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Industry Perspectives Op-Ed: The commercial imperative for sustainable design

Ghassan Nimry
Industry Perspectives Op-Ed: The commercial imperative for sustainable design

A truly sustainable and comprehensive financial model for any upcoming real estate development project should incorporate the Total Life Cycle Cost Model (TLCCM). The TLCCM considers immediate construction costs (CapEx), and the reasonably discounted value of future operations and maintenance costs (OpEx). This engineering/economic model should be the norm for any project being built. 

This applies equally to both speculative projects, like homes and apartments built to be sold or rented, and also to projects like schools, malls, hospitals and hotels, often built for owner/operators. 

Despite the many publications, conferences and corporate proclamations about the value and importance of sustainability and total life cycle costs, only a very few truly trendsetting developers factor OpEx, and in particular energy efficiency, in their calculations for investment decisions.  

The percentage of sustainably designed projects, on a per m2 or ft2 basis compared to conventional design, remains glaringly lower than it should be.  

Let’s look at LEED, perhaps the world’s most popular green/sustainable certification system. According to the U.S. Green Building Council, there are approximately 80,000 LEED certified buildings worldwide. That is only slightly more than the total number of all buildings in Manhattan. When compared to the number of buildings that need to be built worldwide every day – 13,000 buildings per day worldwide, LEED is certifying an average of 25 buildings per day. At this rate, we’re not going to make the impact we need and must achieve. 

According to the University of Michigan’s (UM) Center for Sustainable Systems, “Operational energy represents 80 to 90 per cent of a building’s life cycle energy consumption. In under 2.5 years of operation, a UM campus building with an estimated lifespan of 75 years consumed more energy than material production and construction combined.” 

An inefficient engineering design for any project is wasteful. It will not only place an excessive financial burden on project’s lenders, owners, tenants, facility managers and utility companies, it ultimately costs city planners, society and the environment dearly. In other words, you, me and everyone else are paying the full true price of inefficient design.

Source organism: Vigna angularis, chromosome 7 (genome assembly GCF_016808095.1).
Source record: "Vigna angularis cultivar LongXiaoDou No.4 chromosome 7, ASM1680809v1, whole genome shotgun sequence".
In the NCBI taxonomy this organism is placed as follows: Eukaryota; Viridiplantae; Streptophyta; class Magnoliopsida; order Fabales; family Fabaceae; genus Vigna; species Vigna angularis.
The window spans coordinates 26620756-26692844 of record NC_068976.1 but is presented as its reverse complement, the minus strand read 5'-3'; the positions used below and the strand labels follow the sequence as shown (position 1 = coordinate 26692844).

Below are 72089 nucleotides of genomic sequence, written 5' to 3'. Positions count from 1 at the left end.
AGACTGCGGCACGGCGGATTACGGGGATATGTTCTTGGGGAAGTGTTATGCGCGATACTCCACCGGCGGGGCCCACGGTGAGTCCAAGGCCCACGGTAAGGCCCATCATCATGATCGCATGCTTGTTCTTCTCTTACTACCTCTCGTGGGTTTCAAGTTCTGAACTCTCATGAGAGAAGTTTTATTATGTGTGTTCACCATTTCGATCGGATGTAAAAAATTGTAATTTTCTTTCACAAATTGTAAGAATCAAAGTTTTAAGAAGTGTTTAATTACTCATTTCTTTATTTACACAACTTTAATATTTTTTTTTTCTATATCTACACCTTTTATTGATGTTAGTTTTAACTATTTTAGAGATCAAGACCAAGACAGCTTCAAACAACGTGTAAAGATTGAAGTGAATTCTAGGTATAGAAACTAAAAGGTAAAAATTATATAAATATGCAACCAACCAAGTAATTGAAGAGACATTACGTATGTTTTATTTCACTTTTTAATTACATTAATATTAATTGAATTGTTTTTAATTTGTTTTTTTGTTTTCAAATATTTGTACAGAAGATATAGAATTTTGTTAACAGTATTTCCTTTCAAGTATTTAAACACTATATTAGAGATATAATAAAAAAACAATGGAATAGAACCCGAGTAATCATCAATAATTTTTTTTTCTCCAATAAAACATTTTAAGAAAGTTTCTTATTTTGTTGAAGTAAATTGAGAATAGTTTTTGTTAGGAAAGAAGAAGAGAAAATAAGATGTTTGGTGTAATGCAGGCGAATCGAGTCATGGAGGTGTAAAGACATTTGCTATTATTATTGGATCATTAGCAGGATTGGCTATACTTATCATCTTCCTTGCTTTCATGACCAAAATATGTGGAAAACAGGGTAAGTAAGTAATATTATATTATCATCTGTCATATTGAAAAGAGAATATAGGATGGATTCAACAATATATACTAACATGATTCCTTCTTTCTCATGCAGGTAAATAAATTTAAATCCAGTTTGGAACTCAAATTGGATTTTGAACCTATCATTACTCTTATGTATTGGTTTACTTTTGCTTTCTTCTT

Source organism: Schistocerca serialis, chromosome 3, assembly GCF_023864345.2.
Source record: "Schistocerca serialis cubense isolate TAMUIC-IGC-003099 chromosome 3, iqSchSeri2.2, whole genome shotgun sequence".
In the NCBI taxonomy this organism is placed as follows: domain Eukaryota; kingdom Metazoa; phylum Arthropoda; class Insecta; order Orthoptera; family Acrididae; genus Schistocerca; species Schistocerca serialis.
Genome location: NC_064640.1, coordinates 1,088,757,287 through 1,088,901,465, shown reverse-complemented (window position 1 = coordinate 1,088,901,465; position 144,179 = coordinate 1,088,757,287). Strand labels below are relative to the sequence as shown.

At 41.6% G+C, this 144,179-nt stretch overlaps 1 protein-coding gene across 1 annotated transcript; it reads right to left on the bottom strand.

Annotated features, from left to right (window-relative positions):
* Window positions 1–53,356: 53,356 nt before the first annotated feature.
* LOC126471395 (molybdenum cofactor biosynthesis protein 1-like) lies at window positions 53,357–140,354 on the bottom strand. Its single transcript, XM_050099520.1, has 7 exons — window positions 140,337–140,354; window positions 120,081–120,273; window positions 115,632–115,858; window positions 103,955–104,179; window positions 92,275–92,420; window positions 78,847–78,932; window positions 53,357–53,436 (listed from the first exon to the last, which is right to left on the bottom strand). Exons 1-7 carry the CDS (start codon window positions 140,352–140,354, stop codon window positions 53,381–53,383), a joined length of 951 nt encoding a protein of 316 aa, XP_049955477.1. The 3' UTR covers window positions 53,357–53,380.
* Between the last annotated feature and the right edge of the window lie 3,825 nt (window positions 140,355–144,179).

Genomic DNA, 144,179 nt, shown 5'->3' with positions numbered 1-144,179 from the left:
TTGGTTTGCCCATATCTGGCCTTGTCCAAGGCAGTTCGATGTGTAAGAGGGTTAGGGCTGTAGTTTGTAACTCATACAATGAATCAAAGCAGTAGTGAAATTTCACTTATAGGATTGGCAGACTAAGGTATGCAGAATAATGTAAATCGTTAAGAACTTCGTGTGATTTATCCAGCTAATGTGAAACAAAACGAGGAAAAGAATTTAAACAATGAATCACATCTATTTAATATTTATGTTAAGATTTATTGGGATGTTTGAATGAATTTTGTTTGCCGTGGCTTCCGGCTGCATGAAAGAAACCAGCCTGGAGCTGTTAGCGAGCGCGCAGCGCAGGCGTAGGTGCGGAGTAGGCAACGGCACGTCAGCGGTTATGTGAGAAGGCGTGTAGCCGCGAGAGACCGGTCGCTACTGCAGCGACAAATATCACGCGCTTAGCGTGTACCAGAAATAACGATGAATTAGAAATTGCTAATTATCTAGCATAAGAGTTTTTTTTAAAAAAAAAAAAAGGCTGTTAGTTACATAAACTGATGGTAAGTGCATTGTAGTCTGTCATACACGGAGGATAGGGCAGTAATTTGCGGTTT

By inefficient design I mean a building that is not designed as efficiently as it could or should be, and which then forces the contractor to build it and the facilities manager and tenants to operate it at subpar efficiency and comfort, and does not reflect its true cost to the environment. 

The primary reason for the real estate industry’s illogical acceptance of inefficient buildingswhich goes against tenants’ best interests, as well as the investors’ and societies’ long-term benefit, is the process of how projects get developed and executed. 

This process – designing the project, building it, operating it, financing it, and then selling it   involves players who almost always have conflicting self-interests and misaligned incentives. Globally, this ultimately results in buildings that consume 40 per cent of global energy and generate 33 per cent of greenhouse gas emissions.  

Even though renewable and nuclear energy are providing a growing share of power production, fossil fuels continue to dominate, generating 80 per cent of power globally (63 per cent in the U.S.). At $3.33 trillion last year, the oil and gas industry is the third largest global businessafter Insurance and pension funds, and is larger than commercial real estate, banking and auto manufacturing. Over the past 11 years, $7.1 trillion was spent on exploration and production ($650 billion/year on average). 

Ignoring for the time being all the pollution, political intrigue and wars that the search for fossil fuels has created over the past century, imagine for a moment the true economic costs for all the fossil fuels that had to be discovered, extracted, transported, refined and then burned in a power station, so that 25 to 30 per cent of the energy value of that fuel can heat and cool inefficiently designed buildings. That’s wastefulness of epic proportions. 

However, with the recognition of the risks and dangers of climate change, things are changing. But it should not take a planetary disaster to motivate us to do the right thing. 

This op-ed is the first in a series from Eco-Structures International’s founder and director Ghassan Nimry, which focuses on innovative sustainable engineering solutions to today’s climate change problems. He believes technology can solve many of today’s seemingly intractable problems, but to make it work we need collective work, personal acknowledgement of our role in the problem and our ability to be part of the solution. Send comments to 

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